The Added Pressure of College Athletes and Eating Disorders
College, itself, can be ripe with stressors and pressure to perform well academically. Couple academic expectations with an expectation to perform well in sports, and the susceptibility for mental health concerns and disordered eating patterns increases.
Furthermore, and with regards to development, college-aged individuals are in the late stage of adolescence. This period of development, of which can stretch into a person’s early 20s, can be a time when individuals are still learning to manage impulses, make good decisions, and form a healthy identity.
Using Dangerous Methods to Attain Success
These developmental influences can oftentimes make it difficult for a college-aged person to abstain from engaging in dangerous eating habits or weight-loss methods when there exists compounding pressure to meet certain expectations.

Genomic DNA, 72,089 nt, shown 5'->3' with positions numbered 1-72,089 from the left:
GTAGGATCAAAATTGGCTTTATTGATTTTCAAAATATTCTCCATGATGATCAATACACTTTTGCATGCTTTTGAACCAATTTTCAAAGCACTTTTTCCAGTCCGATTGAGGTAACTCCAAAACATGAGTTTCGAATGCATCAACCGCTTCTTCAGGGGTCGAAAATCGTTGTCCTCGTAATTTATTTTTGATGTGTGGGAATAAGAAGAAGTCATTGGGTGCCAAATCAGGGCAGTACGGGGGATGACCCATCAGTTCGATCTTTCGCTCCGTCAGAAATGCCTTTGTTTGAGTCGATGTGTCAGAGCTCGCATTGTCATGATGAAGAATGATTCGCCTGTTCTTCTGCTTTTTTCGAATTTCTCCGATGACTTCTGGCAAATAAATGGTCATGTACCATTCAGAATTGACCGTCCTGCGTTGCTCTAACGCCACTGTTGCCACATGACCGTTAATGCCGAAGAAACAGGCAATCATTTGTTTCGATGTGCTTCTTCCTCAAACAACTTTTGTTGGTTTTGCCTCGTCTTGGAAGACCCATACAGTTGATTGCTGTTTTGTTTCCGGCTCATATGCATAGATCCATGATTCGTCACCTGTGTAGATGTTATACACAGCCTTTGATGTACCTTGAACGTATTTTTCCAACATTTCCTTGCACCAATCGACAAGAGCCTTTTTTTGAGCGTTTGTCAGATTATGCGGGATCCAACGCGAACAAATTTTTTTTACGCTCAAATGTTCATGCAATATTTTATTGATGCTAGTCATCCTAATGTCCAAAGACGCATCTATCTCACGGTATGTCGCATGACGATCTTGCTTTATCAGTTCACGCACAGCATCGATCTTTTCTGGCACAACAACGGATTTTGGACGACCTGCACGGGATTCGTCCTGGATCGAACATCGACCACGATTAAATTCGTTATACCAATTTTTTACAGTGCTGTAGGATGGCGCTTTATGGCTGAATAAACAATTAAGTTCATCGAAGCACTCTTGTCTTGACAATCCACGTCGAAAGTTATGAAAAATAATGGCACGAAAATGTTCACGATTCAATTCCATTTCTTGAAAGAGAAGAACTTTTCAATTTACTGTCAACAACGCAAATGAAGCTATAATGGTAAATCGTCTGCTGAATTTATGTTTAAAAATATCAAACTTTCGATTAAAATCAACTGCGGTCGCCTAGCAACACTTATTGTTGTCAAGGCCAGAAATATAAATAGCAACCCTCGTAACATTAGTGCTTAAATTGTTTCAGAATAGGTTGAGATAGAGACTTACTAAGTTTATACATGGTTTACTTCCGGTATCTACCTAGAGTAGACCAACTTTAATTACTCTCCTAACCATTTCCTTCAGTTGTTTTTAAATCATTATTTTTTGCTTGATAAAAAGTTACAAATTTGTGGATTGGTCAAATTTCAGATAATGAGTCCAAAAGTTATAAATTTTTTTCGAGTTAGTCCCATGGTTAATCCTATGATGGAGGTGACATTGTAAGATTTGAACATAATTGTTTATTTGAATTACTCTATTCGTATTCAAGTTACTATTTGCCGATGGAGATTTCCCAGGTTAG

Patterns of disordered eating synonymous with anorexia nervosa and bulimia nervosa can ultimately develop if an individual is unable to cope with said expectations.
Recognizing the Symptoms of an Eating Disorder
Recognizing symptoms of an eating disorder and assisting the person with the symptoms in getting help can be life-saving. Below are some telltale signs that a college athlete is grappling with an eating disorder:
- Conveying intense need to be perfect
- Displaying extremely thin appearance
- Communicating fear about gaining weight or becoming fat
- Rigidly restricting food intake
- Being seemingly obsessed with achieving athletic goals
- Purging after meals
- Making comments that infer that self-esteem is strongly tied to body weight and image
- Abusing diuretics, laxatives, and/or diet pills
- Excessively training